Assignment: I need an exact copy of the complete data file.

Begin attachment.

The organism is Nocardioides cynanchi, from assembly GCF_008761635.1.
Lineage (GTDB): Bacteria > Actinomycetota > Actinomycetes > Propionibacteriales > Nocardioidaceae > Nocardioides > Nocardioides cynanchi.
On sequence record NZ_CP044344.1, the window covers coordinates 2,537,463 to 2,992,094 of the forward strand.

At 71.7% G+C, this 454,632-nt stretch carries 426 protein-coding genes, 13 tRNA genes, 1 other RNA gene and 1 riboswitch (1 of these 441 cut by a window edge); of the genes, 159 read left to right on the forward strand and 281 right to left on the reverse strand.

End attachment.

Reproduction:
The organism is Nocardioides cynanchi, from assembly GCF_008761635.1.
Lineage (GTDB): Bacteria > Actinomycetota > Actinomycetes > Propionibacteriales > Nocardioidaceae > Nocardioides > Nocardioides cynanchi.
On sequence record NZ_CP044344.1, the window covers coordinates 2,537,463 to 2,992,094 of the forward strand.

At 71.7% G+C, this 454,632-nt stretch carries 426 protein-coding genes, 13 tRNA genes, 1 other RNA gene and 1 riboswitch (1 of these 441 cut by a window edge); of the genes, 159 read left to right on the forward strand and 281 right to left on the reverse strand.